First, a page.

I recently got back from New York, and along with a trip to the Guggenheim and a stroll through Central Park, I naturally had to take in the city’s transportation sights. First was the new-look pedestrian-only section of Times Square, which, in a triumph for truth in advertising, now actually features a square. I don’t yet know what the traffic diversion has done as far as auto congestion (Broadway has been closed to vehicular traffic between 42nd and 47th streets).
But the closure scores an A+ for making the Square a better place to be, as New Yorkers would be happy to tell you if they could fight through the hordes of European tourists and actually visit it.
Second, I took a ride in one of the city’s famous (or infamous) cabs. My experience was perfectly adequate, if not quite a trip on the QEII. But to many, New York cabs are synonymous with poor upkeep, dismal service, fraud, and reckless driving.
And that’s when you’re lucky enough to find one.
Those who bewail the state of New York City taxi service should know that the problem is not due to cabbies being bad or dim-witted people; in fact, a 1991 survey showed 39 percent were college graduates. Nor is the problem some defect in the culture of their home countries. In many ways, cabbies’ oft-poor behavior is simply a response to the structure of the rules by which their profession is governed. Given the incentives, you or I would largely behave the same way.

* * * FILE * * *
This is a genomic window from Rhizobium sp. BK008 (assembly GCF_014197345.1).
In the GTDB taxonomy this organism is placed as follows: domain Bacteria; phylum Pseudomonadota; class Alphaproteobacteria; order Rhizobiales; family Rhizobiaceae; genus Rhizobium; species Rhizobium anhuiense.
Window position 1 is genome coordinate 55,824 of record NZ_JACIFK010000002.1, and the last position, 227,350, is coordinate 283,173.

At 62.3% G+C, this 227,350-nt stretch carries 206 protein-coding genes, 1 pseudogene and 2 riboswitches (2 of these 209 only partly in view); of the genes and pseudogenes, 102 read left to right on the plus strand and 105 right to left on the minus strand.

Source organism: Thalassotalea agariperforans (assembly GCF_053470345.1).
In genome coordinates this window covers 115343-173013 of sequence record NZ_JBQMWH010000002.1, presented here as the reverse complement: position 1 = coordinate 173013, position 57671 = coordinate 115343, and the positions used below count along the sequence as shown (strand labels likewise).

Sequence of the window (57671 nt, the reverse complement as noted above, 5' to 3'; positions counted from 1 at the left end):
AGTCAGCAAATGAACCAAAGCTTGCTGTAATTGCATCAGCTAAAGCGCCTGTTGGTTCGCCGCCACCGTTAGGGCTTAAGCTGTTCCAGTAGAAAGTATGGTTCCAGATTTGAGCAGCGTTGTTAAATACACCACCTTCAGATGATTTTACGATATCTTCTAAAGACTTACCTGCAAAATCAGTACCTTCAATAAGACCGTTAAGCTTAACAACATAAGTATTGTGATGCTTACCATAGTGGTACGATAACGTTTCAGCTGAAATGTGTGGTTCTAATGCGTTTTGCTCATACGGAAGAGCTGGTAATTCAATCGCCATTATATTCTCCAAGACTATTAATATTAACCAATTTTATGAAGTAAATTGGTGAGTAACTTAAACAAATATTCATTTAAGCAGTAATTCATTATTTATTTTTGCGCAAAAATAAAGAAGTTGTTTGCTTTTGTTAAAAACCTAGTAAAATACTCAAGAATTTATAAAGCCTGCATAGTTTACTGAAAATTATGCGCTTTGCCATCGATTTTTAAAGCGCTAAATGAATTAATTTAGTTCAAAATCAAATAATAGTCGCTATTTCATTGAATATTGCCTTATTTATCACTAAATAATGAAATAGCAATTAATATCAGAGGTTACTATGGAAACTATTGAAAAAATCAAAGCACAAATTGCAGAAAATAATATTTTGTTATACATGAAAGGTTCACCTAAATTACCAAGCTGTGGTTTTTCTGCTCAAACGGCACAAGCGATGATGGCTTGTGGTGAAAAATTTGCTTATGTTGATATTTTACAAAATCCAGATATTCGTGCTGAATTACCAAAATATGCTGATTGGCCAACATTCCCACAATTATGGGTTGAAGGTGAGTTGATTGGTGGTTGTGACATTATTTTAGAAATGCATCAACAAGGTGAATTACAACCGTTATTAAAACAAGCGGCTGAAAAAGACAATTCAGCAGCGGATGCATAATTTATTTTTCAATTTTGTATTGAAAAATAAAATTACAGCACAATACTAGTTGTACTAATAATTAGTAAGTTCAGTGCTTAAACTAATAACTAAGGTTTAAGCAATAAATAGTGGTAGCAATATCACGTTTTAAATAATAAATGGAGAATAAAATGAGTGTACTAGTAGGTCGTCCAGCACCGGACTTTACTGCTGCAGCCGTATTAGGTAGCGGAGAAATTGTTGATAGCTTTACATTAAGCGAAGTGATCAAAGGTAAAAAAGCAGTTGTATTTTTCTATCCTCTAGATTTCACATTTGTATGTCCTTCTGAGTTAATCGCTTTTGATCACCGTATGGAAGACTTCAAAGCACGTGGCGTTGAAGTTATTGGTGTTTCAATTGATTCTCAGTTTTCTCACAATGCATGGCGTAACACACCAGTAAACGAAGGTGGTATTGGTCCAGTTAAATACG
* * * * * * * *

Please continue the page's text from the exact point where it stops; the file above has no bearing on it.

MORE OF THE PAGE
Driving a cab is one of the most difficult and frustrating jobs that our society has to offer. Two pieces of evidence: first, 94 percent of taxi drivers responding to a 2003 New York survey were foreign born (this will not surprise New Yorkers). Clearly, native-born Americans with relatively less constrained employment opportunities avoid this very onerous and low-paying line of work, leaving it to immigrants whose options are, sadly, more limited.
More evidence of the woes of the cabbie: few drivers stick with their profession for long. The 1991 survey found that those climbing behind the wheel for the first time professed considerable enthusiasm; 49 percent said they planned to drive for “many years.” But only one in nine of those new cabbies was still driving full-time by the third year. That’s a pretty spectacular attrition rate. (Much of the info in these posts comes from a nice series of articles by Bruce Schaller and Gorman Gilbert. The pieces were published in 1995, but the fundamental story has changed little since that time.)
Hence, many cabbies are relative rookies, and this is a direct cause of the poor service cabs sometimes offer. Full-time drivers are much less likely than part-timers to receive summonses for bad behavior, and complaints drop dramatically for cabbies with more years on the job. In short, if the job were better, retention would be higher, drivers would be more experienced, and service would be better.
Why is cab driving so taxing a profession that it drives so many out of the business? What other factors lead to the poor outcomes we sometimes experience when we step off the curb and stick our hands in the air? And how are we the public in large part responsible for this state of affairs? More next time.